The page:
The Shabbes Wife
Growing up as a totally secular Jew, I was always intrigued by the idea of the shabbes goy—a non-Jew who would perform certain tasks for Jews on the Jewish Sabbath, tasks they were forbidden to do themselves (such as turning on a light, which would count as “work” on the day of rest). It seemed pretty sneaky to me—a way to follow the letter of the holy law while violating it in spirit. By which I mean to say: I dug it. The only flaw, it seemed to me, was that you would then be dependent on the presence of a Gentile—Elvis Presley, say, or the Pope (just to pick two at random)—who was willing and able to perform these mundane tasks for you. What if Elvis had a Friday-night concert? Or if the Pope wanted to go bowling on Saturday afternoon? Then you’d be stuck.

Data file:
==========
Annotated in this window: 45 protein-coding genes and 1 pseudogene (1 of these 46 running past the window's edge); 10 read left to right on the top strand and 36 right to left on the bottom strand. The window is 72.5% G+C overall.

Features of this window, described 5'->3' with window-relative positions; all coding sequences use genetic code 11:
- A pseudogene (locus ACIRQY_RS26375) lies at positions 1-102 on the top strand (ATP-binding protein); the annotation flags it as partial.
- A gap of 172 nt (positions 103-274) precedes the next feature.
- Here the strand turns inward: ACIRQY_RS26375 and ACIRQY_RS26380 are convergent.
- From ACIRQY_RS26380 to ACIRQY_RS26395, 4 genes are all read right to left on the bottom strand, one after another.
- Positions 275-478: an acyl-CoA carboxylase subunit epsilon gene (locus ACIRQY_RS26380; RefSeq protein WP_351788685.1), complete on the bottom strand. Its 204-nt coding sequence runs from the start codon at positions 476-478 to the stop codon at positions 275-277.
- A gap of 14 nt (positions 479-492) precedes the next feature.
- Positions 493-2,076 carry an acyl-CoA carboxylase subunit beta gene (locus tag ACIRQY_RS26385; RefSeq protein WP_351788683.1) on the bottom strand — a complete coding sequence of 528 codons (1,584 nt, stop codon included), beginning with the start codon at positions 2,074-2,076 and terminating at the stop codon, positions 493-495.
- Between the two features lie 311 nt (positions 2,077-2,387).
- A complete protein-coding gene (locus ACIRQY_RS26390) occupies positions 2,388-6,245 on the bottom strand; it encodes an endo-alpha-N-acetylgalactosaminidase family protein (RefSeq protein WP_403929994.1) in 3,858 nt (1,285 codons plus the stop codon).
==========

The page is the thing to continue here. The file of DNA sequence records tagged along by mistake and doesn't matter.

Of course, since I myself observed none of the Jewish laws (unless, perhaps, by accident), this wasn’t a real issue for me. I could turn on (or, to use the language of my immigrant grandparents, “open”) the light whenever I wanted to. So I never spent that much time grappling with the whole shabbes goy concept. But now, in middle age, I’ve begun exploring certain aspects of Jewish practice: I go to temple (sometimes), I read the Torah (in portions, and in English), I even believe in God (not really, but I just wanted to hedge my bets here). This year, for the first time, I totally fasted for Yom Kippur—going so far as to forswear my beloved coffee (resulting in the holiest headache of my life). And I think it was during this fast that I looked over at my wife, who is not Jewish, and thought: hey, maybe she could be my shabbes goy! ...
Kornbluth, Josh. 2012. The Shabbes Wife. Tikkun 27(1): 71.